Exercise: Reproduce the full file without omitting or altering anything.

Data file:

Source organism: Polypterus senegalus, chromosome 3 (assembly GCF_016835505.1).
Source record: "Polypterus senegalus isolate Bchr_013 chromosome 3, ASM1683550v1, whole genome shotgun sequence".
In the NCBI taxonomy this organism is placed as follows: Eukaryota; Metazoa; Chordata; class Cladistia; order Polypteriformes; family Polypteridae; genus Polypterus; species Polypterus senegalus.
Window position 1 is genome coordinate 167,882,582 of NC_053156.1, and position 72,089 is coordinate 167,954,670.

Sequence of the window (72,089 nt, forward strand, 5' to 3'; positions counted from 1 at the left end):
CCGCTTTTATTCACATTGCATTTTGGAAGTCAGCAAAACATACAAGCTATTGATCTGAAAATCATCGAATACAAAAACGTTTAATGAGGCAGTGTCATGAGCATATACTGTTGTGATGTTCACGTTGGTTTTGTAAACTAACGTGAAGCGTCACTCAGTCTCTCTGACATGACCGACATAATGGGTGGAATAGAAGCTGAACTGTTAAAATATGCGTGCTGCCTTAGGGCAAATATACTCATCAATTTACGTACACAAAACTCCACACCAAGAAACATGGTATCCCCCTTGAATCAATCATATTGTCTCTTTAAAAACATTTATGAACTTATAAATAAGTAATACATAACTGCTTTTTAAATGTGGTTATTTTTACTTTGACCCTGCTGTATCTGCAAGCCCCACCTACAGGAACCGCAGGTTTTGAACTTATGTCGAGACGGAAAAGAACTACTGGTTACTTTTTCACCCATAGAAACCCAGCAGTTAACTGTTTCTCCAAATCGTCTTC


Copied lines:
Source organism: Polypterus senegalus, chromosome 3 (assembly GCF_016835505.1).
Source record: "Polypterus senegalus isolate Bchr_013 chromosome 3, ASM1683550v1, whole genome shotgun sequence".
In the NCBI taxonomy this organism is placed as follows: Eukaryota; Metazoa; Chordata; class Cladistia; order Polypteriformes; family Polypteridae; genus Polypterus; species Polypterus senegalus.
Window position 1 is genome coordinate 167,882,582 of NC_053156.1, and position 72,089 is coordinate 167,954,670.

Sequence of the window (72,089 nt, forward strand, 5' to 3'; positions counted from 1 at the left end):
CCGCTTTTATTCACATTGCATTTTGGAAGTCAGCAAAACATACAAGCTATTGATCTGAAAATCATCGAATACAAAAACGTTTAATGAGGCAGTGTCATGAGCATATACTGTTGTGATGTTCACGTTGGTTTTGTAAACTAACGTGAAGCGTCACTCAGTCTCTCTGACATGACCGACATAATGGGTGGAATAGAAGCTGAACTGTTAAAATATGCGTGCTGCCTTAGGGCAAATATACTCATCAATTTACGTACACAAAACTCCACACCAAGAAACATGGTATCCCCCTTGAATCAATCATATTGTCTCTTTAAAAACATTTATGAACTTATAAATAAGTAATACATAACTGCTTTTTAAATGTGGTTATTTTTACTTTGACCCTGCTGTATCTGCAAGCCCCACCTACAGGAACCGCAGGTTTTGAACTTATGTCGAGACGGAAAAGAACTACTGGTTACTTTTTCACCCATAGAAACCCAGCAGTTAACTGTTTCTCCAAATCGTCTTC